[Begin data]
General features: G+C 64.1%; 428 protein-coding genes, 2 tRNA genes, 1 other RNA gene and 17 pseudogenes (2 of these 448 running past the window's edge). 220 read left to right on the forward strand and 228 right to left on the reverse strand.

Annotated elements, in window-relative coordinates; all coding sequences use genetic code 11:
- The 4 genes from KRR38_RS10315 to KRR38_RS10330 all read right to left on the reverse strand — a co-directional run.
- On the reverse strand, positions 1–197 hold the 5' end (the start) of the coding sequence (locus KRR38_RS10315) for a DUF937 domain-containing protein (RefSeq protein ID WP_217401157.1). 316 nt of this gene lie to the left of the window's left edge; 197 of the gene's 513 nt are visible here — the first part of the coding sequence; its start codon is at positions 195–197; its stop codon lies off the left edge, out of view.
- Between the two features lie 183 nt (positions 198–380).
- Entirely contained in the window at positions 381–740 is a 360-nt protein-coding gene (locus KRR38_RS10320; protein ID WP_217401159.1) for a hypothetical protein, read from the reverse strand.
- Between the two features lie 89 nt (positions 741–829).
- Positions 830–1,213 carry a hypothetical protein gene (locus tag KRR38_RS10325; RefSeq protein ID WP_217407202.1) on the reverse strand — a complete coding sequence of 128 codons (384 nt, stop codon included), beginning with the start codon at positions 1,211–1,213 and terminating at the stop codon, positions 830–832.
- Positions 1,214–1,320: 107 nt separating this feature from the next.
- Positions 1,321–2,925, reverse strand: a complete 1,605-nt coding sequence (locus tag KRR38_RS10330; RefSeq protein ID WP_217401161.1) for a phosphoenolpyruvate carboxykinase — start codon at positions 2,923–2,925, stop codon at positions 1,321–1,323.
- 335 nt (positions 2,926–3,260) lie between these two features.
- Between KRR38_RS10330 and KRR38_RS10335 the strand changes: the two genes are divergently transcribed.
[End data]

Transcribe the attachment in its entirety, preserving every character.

General features: G+C 64.1%; 428 protein-coding genes, 2 tRNA genes, 1 other RNA gene and 17 pseudogenes (2 of these 448 running past the window's edge). 220 read left to right on the forward strand and 228 right to left on the reverse strand.

Annotated elements, in window-relative coordinates; all coding sequences use genetic code 11:
- The 4 genes from KRR38_RS10315 to KRR38_RS10330 all read right to left on the reverse strand — a co-directional run.
- On the reverse strand, positions 1–197 hold the 5' end (the start) of the coding sequence (locus KRR38_RS10315) for a DUF937 domain-containing protein (RefSeq protein ID WP_217401157.1). 316 nt of this gene lie to the left of the window's left edge; 197 of the gene's 513 nt are visible here — the first part of the coding sequence; its start codon is at positions 195–197; its stop codon lies off the left edge, out of view.
- Between the two features lie 183 nt (positions 198–380).
- Entirely contained in the window at positions 381–740 is a 360-nt protein-coding gene (locus KRR38_RS10320; protein ID WP_217401159.1) for a hypothetical protein, read from the reverse strand.
- Between the two features lie 89 nt (positions 741–829).
- Positions 830–1,213 carry a hypothetical protein gene (locus tag KRR38_RS10325; RefSeq protein ID WP_217407202.1) on the reverse strand — a complete coding sequence of 128 codons (384 nt, stop codon included), beginning with the start codon at positions 1,211–1,213 and terminating at the stop codon, positions 830–832.
- Positions 1,214–1,320: 107 nt separating this feature from the next.
- Positions 1,321–2,925, reverse strand: a complete 1,605-nt coding sequence (locus tag KRR38_RS10330; RefSeq protein ID WP_217401161.1) for a phosphoenolpyruvate carboxykinase — start codon at positions 2,923–2,925, stop codon at positions 1,321–1,323.
- 335 nt (positions 2,926–3,260) lie between these two features.
- Between KRR38_RS10330 and KRR38_RS10335 the strand changes: the two genes are divergently transcribed.